Biography of Allan Cunningham
a Scottish poet and author.
He was born at Keir, near Dalswinton, Dumfriesshire, and first worked as a stone mason's apprentice. His father was a neighbour of Robert Burns at Ellisland, and Allan with his brother James visited James Hogg, the "Ettrick shepherd", who became a friend to both. Cunninghams other brothers were the naval surgeon Peter Miller Cunningham (1789–1864) and the poet, Thomas Mounsey Cunningham (1776–1834).
Cunningham was apprenticed to a stonemason, but gave his leisure to reading and writing imitations of old Scottish ballads. Cunningham contributed some songs to Roche's Literary Recreations in 1807, and in 1809 he collected old ballads for Robert Hartley Cromek's Remains of Nithsdale and Galloway Song; he sent in, however, poems of his own, which the editor inserted, even though he may have suspected their real authorship. It gained for him the friendship of Walter Scott and Hogg.
In 1810 Cunningham went to London, where he worked as a parliamentary reporter and journalist till 1814, when he became clerk of the works in the studio of the sculptor, Francis Chantrey, a post he kept until Chantrey's death in 1841. Cunningham meanwhile continued to write, three novels, a life of Sir D. Wilkie, and Lives of Eminent British Painters, Sculptors, and Architects, besides many songs. His prose is often spoiled by its misplaced and too ambitious rhetoric; his verse also is ornate, and both are full of mannerisms, Some of his songs, however, hold a high place among British lyrics. A Wet Sheet and a Flowing Sea is one of the best British sea-songs, although written by a landsman; and many other of Cunningham's songs became popular. He also brought out an edition of Robert Burns' Works.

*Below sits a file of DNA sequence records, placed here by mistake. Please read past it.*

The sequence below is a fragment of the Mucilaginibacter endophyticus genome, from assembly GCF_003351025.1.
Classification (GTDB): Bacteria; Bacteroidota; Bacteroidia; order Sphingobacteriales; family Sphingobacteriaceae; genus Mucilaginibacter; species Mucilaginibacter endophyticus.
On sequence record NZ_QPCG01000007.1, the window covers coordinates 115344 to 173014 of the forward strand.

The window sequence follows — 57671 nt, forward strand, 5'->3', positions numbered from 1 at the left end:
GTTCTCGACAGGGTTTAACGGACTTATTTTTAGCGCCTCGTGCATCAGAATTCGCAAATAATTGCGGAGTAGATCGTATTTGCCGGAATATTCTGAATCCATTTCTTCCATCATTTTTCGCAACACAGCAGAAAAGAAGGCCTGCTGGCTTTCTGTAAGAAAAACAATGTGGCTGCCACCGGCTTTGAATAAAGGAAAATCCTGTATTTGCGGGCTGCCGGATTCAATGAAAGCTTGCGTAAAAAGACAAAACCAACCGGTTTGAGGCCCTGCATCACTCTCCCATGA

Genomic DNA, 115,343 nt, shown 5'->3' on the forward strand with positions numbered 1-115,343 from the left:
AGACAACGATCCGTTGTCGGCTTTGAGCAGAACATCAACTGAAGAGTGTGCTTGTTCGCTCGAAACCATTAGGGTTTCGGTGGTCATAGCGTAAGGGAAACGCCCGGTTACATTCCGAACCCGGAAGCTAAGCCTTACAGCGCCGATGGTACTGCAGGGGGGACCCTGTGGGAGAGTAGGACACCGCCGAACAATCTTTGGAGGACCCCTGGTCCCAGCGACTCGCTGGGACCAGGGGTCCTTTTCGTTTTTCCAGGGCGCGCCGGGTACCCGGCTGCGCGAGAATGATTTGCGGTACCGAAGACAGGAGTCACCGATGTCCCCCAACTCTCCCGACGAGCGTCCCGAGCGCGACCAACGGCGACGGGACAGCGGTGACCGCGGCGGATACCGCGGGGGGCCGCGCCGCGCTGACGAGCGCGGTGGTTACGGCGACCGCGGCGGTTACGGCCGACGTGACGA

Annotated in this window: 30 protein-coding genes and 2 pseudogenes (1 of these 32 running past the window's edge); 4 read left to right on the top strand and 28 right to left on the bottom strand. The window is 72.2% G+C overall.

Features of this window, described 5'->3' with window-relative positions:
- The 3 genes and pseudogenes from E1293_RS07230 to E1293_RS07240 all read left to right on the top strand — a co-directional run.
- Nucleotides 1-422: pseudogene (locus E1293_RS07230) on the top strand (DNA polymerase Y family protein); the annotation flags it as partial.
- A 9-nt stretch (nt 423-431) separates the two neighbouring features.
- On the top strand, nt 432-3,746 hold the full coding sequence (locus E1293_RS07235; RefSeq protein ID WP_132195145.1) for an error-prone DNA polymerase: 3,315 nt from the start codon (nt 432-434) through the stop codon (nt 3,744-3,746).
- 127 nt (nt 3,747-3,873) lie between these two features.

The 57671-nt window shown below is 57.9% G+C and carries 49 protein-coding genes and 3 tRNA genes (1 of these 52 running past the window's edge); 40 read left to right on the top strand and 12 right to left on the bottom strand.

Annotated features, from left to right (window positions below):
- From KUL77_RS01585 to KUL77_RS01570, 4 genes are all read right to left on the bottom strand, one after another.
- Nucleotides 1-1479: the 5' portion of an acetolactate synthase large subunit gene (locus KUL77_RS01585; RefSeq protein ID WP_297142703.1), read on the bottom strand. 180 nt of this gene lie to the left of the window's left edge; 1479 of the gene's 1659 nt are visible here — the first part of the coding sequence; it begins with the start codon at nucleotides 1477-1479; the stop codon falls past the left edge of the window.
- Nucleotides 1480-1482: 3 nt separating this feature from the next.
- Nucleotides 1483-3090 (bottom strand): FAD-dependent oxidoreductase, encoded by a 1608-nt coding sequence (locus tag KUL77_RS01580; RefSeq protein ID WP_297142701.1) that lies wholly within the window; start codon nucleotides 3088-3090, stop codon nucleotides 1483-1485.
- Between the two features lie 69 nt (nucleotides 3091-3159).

He was married to Jean Walker, who had been servant in a house where he lived, and they had five sons and one daughter, all of whom rose to important positions, and inherited in some degree his literary gifts. Among them were Joseph Davey Cunningham, Alexander Cunningham, Peter Cunningham and Francis Cunningham.
Allan Cunningham's Works:
Sir Marmaduke Maxwell (1820) (play)
The King of the Peak (1822), the story of Sir George Vernon and his daughter, Dorothy Vernon's supposed elopement with John Manners from Haddon Hall
Lives of Eminent British Painters, Sculptors and Artists (1829–33)
This page is based on the copyrighted Wikipedia Allan Cunningham; it is used under the Creative Commons Attribution-ShareAlike 3.0 Unported License. You may redistribute it, verbatim or modified, providing that you comply with the terms of the CC-BY-SA.
Allan Cunningham Poems
The Spring Of The Year
GONE were but the winter cold, And gone were but the snow, I could sleep in the wild woods Where primroses blow.
A wet sheet and a flowing sea, A wind that follows fast, And fills the white and rustling sail, And bends the gallant mast-
The Sun Rises Bright In France
THE sun rises bright in France, And fair sets he; But he has tint the blythe blink he had In my ain countree.
Gane were but the winter cauld, And gane were but the snaw, I could sleep in the wild woods, Where primroses blaw.
Hame, Hame, Hame
HAME, hame, hame, O hame fain wad I be-- O hame, hame, hame, to my ain countree! When the flower is i' the bud and the leaf is on the tree,
The Spring Of The Year
GONE were but the winter cold,
And gone were but the snow,
I could sleep in the wild woods
Where primroses blow.
Cold 's the snow at my head,
And cold at my feet;
And the finger of death 's at my e'en,
Closing them to sleep.